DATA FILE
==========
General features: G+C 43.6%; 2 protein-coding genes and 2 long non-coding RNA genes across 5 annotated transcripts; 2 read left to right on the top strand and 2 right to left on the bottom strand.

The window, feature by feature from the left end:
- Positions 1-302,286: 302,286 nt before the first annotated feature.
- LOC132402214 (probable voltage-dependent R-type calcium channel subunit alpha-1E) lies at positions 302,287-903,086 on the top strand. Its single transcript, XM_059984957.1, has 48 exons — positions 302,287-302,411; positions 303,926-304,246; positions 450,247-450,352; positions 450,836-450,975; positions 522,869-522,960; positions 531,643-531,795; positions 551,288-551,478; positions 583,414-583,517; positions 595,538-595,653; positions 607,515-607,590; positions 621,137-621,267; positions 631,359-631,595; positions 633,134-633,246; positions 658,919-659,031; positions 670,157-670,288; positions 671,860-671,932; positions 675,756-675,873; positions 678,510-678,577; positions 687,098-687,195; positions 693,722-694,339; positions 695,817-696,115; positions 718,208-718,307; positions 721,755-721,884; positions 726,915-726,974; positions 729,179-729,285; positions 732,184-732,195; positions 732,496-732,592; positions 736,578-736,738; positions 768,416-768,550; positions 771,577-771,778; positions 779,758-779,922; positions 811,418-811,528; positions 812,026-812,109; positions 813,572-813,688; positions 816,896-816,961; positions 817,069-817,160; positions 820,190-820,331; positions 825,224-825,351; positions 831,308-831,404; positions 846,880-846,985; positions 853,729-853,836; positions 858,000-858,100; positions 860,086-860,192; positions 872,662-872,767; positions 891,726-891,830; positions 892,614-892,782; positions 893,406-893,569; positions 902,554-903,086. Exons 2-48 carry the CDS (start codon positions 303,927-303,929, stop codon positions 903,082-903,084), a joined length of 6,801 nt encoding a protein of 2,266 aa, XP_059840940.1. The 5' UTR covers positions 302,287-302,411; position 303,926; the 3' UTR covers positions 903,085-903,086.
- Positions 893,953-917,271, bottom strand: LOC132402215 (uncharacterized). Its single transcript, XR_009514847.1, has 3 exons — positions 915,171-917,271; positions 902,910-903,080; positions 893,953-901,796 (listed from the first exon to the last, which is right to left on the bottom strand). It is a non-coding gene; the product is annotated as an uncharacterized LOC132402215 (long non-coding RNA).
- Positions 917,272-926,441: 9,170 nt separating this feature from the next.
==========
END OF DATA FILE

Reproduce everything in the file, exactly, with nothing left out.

General features: G+C 43.6%; 2 protein-coding genes and 2 long non-coding RNA genes across 5 annotated transcripts; 2 read left to right on the top strand and 2 right to left on the bottom strand.

The window, feature by feature from the left end:
- Positions 1-302,286: 302,286 nt before the first annotated feature.
- LOC132402214 (probable voltage-dependent R-type calcium channel subunit alpha-1E) lies at positions 302,287-903,086 on the top strand. Its single transcript, XM_059984957.1, has 48 exons — positions 302,287-302,411; positions 303,926-304,246; positions 450,247-450,352; positions 450,836-450,975; positions 522,869-522,960; positions 531,643-531,795; positions 551,288-551,478; positions 583,414-583,517; positions 595,538-595,653; positions 607,515-607,590; positions 621,137-621,267; positions 631,359-631,595; positions 633,134-633,246; positions 658,919-659,031; positions 670,157-670,288; positions 671,860-671,932; positions 675,756-675,873; positions 678,510-678,577; positions 687,098-687,195; positions 693,722-694,339; positions 695,817-696,115; positions 718,208-718,307; positions 721,755-721,884; positions 726,915-726,974; positions 729,179-729,285; positions 732,184-732,195; positions 732,496-732,592; positions 736,578-736,738; positions 768,416-768,550; positions 771,577-771,778; positions 779,758-779,922; positions 811,418-811,528; positions 812,026-812,109; positions 813,572-813,688; positions 816,896-816,961; positions 817,069-817,160; positions 820,190-820,331; positions 825,224-825,351; positions 831,308-831,404; positions 846,880-846,985; positions 853,729-853,836; positions 858,000-858,100; positions 860,086-860,192; positions 872,662-872,767; positions 891,726-891,830; positions 892,614-892,782; positions 893,406-893,569; positions 902,554-903,086. Exons 2-48 carry the CDS (start codon positions 303,927-303,929, stop codon positions 903,082-903,084), a joined length of 6,801 nt encoding a protein of 2,266 aa, XP_059840940.1. The 5' UTR covers positions 302,287-302,411; position 303,926; the 3' UTR covers positions 903,085-903,086.
- Positions 893,953-917,271, bottom strand: LOC132402215 (uncharacterized). Its single transcript, XR_009514847.1, has 3 exons — positions 915,171-917,271; positions 902,910-903,080; positions 893,953-901,796 (listed from the first exon to the last, which is right to left on the bottom strand). It is a non-coding gene; the product is annotated as an uncharacterized LOC132402215 (long non-coding RNA).
- Positions 917,272-926,441: 9,170 nt separating this feature from the next.